CBS symposium on “Youth, Violence and Reconciliation in Multigenerational Perspective: challenges and opportunities in post genocide Rwanda”

5 februari 2018


 Picture 1: Dr. Chantal Ingabire, Senior Researcher in CBS and APN grantee 2017


On Thursday, 18th January 2018, at Umubano Marasa Hotel, Community-Based Sociotherapy (CBS), a Rwandan Non-Governmental Organization (NGO) that aims at promoting interpersonal healing and grassroots reconciliation processes, organized a one-day symposium on “Youth, Violence and Reconciliation in Multigenerational Perspective: challenges and opportunities in post genocide Rwanda”, in which representatives from (non-) government institutions, universities, embassies and   other multilateral organizations were present.



The symposium featured a research conducted by CBS with financial support received from the African Peacebuilding Network (APN) of the Social Science Research Council (SSRC). The research aimed at understanding reconciliation processes among Rwandan youth, the contributions of various actors to reconciliation among youth and based on findings informing policy and practice. The premise of this research was that true reconciliation is a lengthy and complex process that requires long-term engagement of individuals at all levels of society, including the generation that did not go through genocide. The research was conducted in August 2017 in Rubavu district, Western province of Rwanda. Respondents included youth identified through a number of civil society organizations (CSOs) and government initiatives that work in the field of peacebuilding at mainly secondary school level and those that do not take part in any club or association focusing on peacebuilding. 


 Picture 2: Prof. Annemiek Richters, Amsterdam Institute for Social Science Research, The Netherlands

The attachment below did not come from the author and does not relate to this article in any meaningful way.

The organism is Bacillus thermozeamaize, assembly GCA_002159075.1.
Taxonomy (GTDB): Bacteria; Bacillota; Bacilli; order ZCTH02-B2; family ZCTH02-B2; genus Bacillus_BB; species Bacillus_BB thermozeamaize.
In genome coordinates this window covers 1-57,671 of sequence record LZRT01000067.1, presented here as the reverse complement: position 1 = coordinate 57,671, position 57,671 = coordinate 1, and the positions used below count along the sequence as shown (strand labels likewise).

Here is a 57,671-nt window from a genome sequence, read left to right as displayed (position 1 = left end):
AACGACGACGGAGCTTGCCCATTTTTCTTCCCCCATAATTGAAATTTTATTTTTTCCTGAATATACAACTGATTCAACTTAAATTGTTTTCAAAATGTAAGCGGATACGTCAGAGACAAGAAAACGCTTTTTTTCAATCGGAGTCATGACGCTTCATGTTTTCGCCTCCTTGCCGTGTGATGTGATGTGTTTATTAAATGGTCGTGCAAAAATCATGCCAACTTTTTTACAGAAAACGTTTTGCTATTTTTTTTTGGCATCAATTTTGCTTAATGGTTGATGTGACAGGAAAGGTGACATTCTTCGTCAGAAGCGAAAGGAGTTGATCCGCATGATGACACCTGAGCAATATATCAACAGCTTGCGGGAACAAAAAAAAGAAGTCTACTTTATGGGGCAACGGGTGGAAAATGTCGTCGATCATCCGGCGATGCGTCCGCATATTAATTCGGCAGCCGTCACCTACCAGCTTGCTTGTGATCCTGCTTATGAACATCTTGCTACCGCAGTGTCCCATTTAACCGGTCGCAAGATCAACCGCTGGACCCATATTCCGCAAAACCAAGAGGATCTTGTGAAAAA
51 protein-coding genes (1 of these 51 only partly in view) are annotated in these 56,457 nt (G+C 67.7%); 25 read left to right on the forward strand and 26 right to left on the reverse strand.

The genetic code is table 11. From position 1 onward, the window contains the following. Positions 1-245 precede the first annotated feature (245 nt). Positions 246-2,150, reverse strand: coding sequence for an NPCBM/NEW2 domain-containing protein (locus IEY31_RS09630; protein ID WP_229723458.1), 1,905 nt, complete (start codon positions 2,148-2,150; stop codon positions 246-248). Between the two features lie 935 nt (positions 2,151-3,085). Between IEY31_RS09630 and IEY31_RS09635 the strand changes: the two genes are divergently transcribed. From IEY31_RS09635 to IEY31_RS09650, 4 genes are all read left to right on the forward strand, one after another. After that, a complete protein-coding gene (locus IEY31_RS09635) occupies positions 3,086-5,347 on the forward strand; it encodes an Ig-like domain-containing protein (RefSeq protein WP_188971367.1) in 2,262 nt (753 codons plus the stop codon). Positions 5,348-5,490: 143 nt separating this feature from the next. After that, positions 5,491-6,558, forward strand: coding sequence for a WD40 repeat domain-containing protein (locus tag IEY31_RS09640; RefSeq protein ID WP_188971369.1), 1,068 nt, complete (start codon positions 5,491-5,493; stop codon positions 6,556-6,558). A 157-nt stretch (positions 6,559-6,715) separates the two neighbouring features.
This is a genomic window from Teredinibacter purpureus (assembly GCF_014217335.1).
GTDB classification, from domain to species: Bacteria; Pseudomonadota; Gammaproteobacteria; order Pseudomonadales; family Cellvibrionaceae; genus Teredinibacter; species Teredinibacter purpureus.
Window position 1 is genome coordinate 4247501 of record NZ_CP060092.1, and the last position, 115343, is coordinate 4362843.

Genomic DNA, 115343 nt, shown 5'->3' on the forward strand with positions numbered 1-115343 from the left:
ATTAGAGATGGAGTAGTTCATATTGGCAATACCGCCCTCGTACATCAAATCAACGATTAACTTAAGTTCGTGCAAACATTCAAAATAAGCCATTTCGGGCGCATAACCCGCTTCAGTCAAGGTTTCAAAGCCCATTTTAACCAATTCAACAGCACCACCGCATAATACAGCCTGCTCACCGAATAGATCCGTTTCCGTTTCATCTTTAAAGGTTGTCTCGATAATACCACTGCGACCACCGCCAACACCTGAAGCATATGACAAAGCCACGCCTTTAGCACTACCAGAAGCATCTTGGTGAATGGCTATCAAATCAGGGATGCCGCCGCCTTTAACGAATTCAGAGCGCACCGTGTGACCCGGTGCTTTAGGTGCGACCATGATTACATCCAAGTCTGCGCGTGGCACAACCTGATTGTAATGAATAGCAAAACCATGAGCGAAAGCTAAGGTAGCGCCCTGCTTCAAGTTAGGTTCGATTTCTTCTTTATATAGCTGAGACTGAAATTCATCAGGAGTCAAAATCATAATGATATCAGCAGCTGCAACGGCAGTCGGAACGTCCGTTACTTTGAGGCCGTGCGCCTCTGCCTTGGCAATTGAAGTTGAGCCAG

The findings of the research suggested that youth respondents recognized a number of efforts undertaken by the government of Rwanda following the 1994 Genocide against the Tutsi to provide justice to the victims, initiate the process of psychological healing, restore social relationships and foster unity and reconciliation. It was however reported that a divergence between public and family narratives on reconciliation is still observed, which may hinder reconciliation processes and fueling the occurrence of genocide ideology (divisionism and negationism).



 In addition, respondents in the research who are also members of various clubs/groups operating at mainly secondary school level aiming at fighting against genocide ideology and promoting unity and reconciliation evaluated them as important in terms of bringing together youth of different backgrounds and potentially with different conceptualizations of the past, increasing their cohesion and raising awareness on the 1994 genocide, while enabling attitudinal and behavioral changes within respective families and communities. However, they highlighted an insufficient mentorship in terms of trainings or regular follow-up visits as well as the need of educational materials. Furthermore, the clubs were found mainly operating at school level with limited grassroots platforms (i.e. cell or village level) in which reconciliation messages can be discussed for youth out of schools. 


Picture3: Distinguished guests and representatives of  UNDP, CCM-UR, IRDP, NURC, CBS (left to right)


The present research therefore highlighted the importance of the living environment when it comes to reconciliation among youth as well as the need for mentorship and scale up of youth reconciliation initiatives that aim at effective interventions targeting different levels of society with the ultimate aim of sustainable peace. 



The presentation on research findings was framed by other presentations that theorized the notion of intergenerational (dis)continuity (how parental involvement in a particular behavior influences the likelihood that their child will also be involved in that same behavior at the same developmental stage); provided a broader understanding of the cycle of violence in the Great Lakes region; contributed to understanding the importance of examining peacebuilding through a trauma lens and outlined the policy perspective with regard to youth and reconciliation. See a full symposium concept note and agenda here.



Picture 4: His Grace Archbishop Onesphore Rwaje, Chair of CBS Board of Directors and Bishop John Rucyahana, the chair of the National Unity and Reconciliation Commission (NURC)


Closing the symposium, the chair of the National Unity and Reconciliation Commission (NURC), Bishop John Rucyahana, commended efforts deployed by CBS both in research and interventions when it comes to healing, but also highlighted that challenges are still there “We inherited pain and guilt from the past and we should approach the future with knowledge and facts.”